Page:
Why great managers don’t make great directors

Many great managers think they must make a great director. 

Sadly this is not always the case. The skill set is entirely different. 

There are some fabulous managers in British industry and some great and strong directors. There are even a number of people who are good at both roles. But that’s rare.

In many businesses, the promotion from manager to director has been given for entirely the wrong reason (for example: length of service; having the same name as the owner; the conviction that X was a great manager and therefore must make a great director). This over-promotion is ripe and is responsible not only for board failures but also for corporate disaster. 

Imagine the following scenario. You have a great delivery driver. His van is the cleanest. He is always on time for work. His deliveries are 100 per cent accurate. Customers love him and he gets on well with all other drivers. So what do you do? You make him transport manager.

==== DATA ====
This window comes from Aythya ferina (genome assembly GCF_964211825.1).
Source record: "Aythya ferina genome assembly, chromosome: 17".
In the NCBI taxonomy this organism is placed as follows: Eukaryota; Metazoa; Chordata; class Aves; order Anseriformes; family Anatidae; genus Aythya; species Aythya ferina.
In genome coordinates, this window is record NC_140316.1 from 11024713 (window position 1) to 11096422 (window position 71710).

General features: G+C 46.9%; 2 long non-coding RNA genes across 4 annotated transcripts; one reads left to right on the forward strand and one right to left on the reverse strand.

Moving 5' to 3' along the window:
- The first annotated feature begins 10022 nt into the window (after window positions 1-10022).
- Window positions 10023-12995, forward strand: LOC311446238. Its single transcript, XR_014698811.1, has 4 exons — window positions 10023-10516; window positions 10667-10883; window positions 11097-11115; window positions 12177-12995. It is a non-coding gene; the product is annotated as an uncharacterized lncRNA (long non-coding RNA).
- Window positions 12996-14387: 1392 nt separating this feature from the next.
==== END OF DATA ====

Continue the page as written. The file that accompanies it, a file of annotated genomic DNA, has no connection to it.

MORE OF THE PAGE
Here’s why that could end in disaster:

  • He has no training
  • He doesn’t want the responsibility
  • He no longer just has himself to sort out but a load of guys who were his friends and now he is their boss
  • He has no customer contact and he used to like that
What happens?

  • He leaves (you lose a great driver)
  • He starts alienating the rest of the drivers and can’t cope so goes off sick
A manager must be largely operational, focused on the performance of their department. They must be hands-on when needed and have an eye for detail. Implementation is the name of the game as is budget management. 

A director, on the other hand, must be strategic and consider the whole business. They’re not hands-on with day-to-day matters but must be corporately aware in terms of governance plus legal compliance.

To hold both positions requires a chameleon-like personality. 

You’ve been warned.

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